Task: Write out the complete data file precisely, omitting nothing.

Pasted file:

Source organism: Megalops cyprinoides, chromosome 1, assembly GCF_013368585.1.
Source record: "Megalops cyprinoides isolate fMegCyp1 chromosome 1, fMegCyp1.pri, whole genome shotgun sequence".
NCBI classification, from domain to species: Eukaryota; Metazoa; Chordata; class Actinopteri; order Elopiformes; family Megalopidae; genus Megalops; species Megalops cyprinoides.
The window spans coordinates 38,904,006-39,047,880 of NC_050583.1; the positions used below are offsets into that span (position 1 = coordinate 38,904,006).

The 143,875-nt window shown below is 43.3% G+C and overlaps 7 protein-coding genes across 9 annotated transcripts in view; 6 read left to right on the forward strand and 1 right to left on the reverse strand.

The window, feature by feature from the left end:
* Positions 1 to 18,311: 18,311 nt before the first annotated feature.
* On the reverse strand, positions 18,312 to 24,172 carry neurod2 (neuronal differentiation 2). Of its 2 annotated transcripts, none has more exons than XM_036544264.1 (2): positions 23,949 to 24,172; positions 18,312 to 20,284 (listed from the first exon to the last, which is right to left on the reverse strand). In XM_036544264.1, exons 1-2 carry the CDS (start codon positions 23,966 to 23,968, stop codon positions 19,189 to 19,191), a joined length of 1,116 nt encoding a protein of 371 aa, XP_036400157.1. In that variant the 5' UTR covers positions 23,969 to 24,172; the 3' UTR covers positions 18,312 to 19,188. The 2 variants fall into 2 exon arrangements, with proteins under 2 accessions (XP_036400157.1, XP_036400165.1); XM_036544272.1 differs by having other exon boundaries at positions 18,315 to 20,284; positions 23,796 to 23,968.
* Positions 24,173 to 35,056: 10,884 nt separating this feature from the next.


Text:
Source organism: Megalops cyprinoides, chromosome 1, assembly GCF_013368585.1.
Source record: "Megalops cyprinoides isolate fMegCyp1 chromosome 1, fMegCyp1.pri, whole genome shotgun sequence".
NCBI classification, from domain to species: Eukaryota; Metazoa; Chordata; class Actinopteri; order Elopiformes; family Megalopidae; genus Megalops; species Megalops cyprinoides.
The window spans coordinates 38,904,006-39,047,880 of NC_050583.1; the positions used below are offsets into that span (position 1 = coordinate 38,904,006).

The 143,875-nt window shown below is 43.3% G+C and overlaps 7 protein-coding genes across 9 annotated transcripts in view; 6 read left to right on the forward strand and 1 right to left on the reverse strand.

The window, feature by feature from the left end:
* Positions 1 to 18,311: 18,311 nt before the first annotated feature.
* On the reverse strand, positions 18,312 to 24,172 carry neurod2 (neuronal differentiation 2). Of its 2 annotated transcripts, none has more exons than XM_036544264.1 (2): positions 23,949 to 24,172; positions 18,312 to 20,284 (listed from the first exon to the last, which is right to left on the reverse strand). In XM_036544264.1, exons 1-2 carry the CDS (start codon positions 23,966 to 23,968, stop codon positions 19,189 to 19,191), a joined length of 1,116 nt encoding a protein of 371 aa, XP_036400157.1. In that variant the 5' UTR covers positions 23,969 to 24,172; the 3' UTR covers positions 18,312 to 19,188. The 2 variants fall into 2 exon arrangements, with proteins under 2 accessions (XP_036400157.1, XP_036400165.1); XM_036544272.1 differs by having other exon boundaries at positions 18,315 to 20,284; positions 23,796 to 23,968.
* Positions 24,173 to 35,056: 10,884 nt separating this feature from the next.